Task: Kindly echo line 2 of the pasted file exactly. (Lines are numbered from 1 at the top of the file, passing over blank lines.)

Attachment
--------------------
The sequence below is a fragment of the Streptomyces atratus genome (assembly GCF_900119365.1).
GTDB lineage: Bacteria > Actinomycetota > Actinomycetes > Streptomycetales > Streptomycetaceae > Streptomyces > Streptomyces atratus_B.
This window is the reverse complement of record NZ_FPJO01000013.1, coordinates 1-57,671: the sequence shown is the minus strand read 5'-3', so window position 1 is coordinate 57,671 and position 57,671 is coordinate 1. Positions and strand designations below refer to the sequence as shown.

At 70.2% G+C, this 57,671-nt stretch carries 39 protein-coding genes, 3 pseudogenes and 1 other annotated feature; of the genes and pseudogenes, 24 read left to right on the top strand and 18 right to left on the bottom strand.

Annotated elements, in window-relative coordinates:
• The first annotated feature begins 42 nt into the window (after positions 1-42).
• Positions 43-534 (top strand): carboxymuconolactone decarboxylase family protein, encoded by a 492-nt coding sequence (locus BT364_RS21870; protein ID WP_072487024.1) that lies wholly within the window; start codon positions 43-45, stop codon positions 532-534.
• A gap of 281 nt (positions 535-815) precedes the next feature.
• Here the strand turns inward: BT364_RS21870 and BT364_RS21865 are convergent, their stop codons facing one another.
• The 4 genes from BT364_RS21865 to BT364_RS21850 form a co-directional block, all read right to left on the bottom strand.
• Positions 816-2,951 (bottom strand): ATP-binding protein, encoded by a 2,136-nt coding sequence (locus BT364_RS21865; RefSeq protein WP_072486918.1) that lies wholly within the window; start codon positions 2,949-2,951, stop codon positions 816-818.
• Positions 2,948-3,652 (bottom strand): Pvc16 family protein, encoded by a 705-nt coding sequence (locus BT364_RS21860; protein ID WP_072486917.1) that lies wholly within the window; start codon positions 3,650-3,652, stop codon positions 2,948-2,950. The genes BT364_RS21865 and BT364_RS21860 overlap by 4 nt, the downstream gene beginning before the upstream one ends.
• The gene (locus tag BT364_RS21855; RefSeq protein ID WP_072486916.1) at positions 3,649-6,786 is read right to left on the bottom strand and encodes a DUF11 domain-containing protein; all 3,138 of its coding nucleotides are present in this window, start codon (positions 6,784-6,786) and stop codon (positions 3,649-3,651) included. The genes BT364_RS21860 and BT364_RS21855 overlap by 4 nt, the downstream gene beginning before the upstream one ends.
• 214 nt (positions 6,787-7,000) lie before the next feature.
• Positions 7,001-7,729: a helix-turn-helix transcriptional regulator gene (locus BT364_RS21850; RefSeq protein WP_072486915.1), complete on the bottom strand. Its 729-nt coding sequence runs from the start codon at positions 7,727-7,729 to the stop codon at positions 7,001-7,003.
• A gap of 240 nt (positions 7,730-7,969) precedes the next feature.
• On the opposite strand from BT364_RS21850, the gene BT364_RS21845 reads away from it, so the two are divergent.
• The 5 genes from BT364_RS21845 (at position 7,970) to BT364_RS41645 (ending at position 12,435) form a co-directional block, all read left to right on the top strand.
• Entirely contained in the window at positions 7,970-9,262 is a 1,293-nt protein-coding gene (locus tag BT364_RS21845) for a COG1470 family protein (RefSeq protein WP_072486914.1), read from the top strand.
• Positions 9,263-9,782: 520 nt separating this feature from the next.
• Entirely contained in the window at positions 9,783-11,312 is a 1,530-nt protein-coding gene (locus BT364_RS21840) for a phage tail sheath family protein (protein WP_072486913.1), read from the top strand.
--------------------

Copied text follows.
GTDB lineage: Bacteria > Actinomycetota > Actinomycetes > Streptomycetales > Streptomycetaceae > Streptomyces > Streptomyces atratus_B.